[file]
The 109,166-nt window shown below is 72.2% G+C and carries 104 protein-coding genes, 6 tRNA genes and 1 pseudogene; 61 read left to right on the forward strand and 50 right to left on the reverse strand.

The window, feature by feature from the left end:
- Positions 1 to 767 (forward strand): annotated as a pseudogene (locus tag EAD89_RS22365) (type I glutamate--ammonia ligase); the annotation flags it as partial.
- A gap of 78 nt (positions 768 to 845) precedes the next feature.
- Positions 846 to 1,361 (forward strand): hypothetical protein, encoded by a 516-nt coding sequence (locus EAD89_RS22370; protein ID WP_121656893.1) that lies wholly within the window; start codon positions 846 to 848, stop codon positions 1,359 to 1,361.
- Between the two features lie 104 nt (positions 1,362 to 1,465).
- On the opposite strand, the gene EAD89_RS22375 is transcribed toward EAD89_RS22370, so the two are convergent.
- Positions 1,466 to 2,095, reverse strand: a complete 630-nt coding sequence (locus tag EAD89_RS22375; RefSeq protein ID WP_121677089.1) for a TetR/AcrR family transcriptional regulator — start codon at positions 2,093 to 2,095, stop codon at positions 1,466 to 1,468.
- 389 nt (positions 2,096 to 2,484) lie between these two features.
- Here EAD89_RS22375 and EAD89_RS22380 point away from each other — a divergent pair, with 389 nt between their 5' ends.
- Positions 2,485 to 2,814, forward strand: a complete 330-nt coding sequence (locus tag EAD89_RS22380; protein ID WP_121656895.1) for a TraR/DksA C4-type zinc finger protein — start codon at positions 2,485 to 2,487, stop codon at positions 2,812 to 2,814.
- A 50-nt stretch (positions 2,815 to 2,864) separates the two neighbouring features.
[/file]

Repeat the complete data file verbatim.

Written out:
The 109,166-nt window shown below is 72.2% G+C and carries 104 protein-coding genes, 6 tRNA genes and 1 pseudogene; 61 read left to right on the forward strand and 50 right to left on the reverse strand.

The window, feature by feature from the left end:
- Positions 1 to 767 (forward strand): annotated as a pseudogene (locus tag EAD89_RS22365) (type I glutamate--ammonia ligase); the annotation flags it as partial.
- A gap of 78 nt (positions 768 to 845) precedes the next feature.
- Positions 846 to 1,361 (forward strand): hypothetical protein, encoded by a 516-nt coding sequence (locus EAD89_RS22370; protein ID WP_121656893.1) that lies wholly within the window; start codon positions 846 to 848, stop codon positions 1,359 to 1,361.
- Between the two features lie 104 nt (positions 1,362 to 1,465).
- On the opposite strand, the gene EAD89_RS22375 is transcribed toward EAD89_RS22370, so the two are convergent.
- Positions 1,466 to 2,095, reverse strand: a complete 630-nt coding sequence (locus tag EAD89_RS22375; RefSeq protein ID WP_121677089.1) for a TetR/AcrR family transcriptional regulator — start codon at positions 2,093 to 2,095, stop codon at positions 1,466 to 1,468.
- 389 nt (positions 2,096 to 2,484) lie between these two features.
- Here EAD89_RS22375 and EAD89_RS22380 point away from each other — a divergent pair, with 389 nt between their 5' ends.
- Positions 2,485 to 2,814, forward strand: a complete 330-nt coding sequence (locus tag EAD89_RS22380; protein ID WP_121656895.1) for a TraR/DksA C4-type zinc finger protein — start codon at positions 2,485 to 2,487, stop codon at positions 2,812 to 2,814.
- A 50-nt stretch (positions 2,815 to 2,864) separates the two neighbouring features.